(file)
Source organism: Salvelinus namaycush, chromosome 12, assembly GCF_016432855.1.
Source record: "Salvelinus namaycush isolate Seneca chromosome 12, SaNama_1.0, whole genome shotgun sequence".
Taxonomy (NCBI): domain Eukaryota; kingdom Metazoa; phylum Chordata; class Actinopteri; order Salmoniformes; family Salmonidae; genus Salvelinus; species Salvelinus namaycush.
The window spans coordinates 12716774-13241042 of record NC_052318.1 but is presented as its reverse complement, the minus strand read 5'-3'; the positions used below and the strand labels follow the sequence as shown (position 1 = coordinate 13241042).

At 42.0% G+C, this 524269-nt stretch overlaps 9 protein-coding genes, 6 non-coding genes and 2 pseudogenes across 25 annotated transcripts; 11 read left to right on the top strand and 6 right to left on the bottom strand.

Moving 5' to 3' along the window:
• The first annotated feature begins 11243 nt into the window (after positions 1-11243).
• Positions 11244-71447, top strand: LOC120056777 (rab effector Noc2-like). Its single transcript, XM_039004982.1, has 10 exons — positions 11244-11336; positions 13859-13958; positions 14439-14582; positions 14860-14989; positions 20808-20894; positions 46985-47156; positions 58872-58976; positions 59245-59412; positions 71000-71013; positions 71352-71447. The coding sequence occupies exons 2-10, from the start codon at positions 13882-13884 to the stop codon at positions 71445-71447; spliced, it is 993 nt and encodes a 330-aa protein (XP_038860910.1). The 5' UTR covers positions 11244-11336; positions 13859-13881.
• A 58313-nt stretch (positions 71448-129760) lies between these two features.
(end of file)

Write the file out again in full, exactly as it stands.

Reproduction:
Source organism: Salvelinus namaycush, chromosome 12, assembly GCF_016432855.1.
Source record: "Salvelinus namaycush isolate Seneca chromosome 12, SaNama_1.0, whole genome shotgun sequence".
Taxonomy (NCBI): domain Eukaryota; kingdom Metazoa; phylum Chordata; class Actinopteri; order Salmoniformes; family Salmonidae; genus Salvelinus; species Salvelinus namaycush.
The window spans coordinates 12716774-13241042 of record NC_052318.1 but is presented as its reverse complement, the minus strand read 5'-3'; the positions used below and the strand labels follow the sequence as shown (position 1 = coordinate 13241042).

At 42.0% G+C, this 524269-nt stretch overlaps 9 protein-coding genes, 6 non-coding genes and 2 pseudogenes across 25 annotated transcripts; 11 read left to right on the top strand and 6 right to left on the bottom strand.

Moving 5' to 3' along the window:
• The first annotated feature begins 11243 nt into the window (after positions 1-11243).
• Positions 11244-71447, top strand: LOC120056777 (rab effector Noc2-like). Its single transcript, XM_039004982.1, has 10 exons — positions 11244-11336; positions 13859-13958; positions 14439-14582; positions 14860-14989; positions 20808-20894; positions 46985-47156; positions 58872-58976; positions 59245-59412; positions 71000-71013; positions 71352-71447. The coding sequence occupies exons 2-10, from the start codon at positions 13882-13884 to the stop codon at positions 71445-71447; spliced, it is 993 nt and encodes a 330-aa protein (XP_038860910.1). The 5' UTR covers positions 11244-11336; positions 13859-13881.
• A 58313-nt stretch (positions 71448-129760) lies between these two features.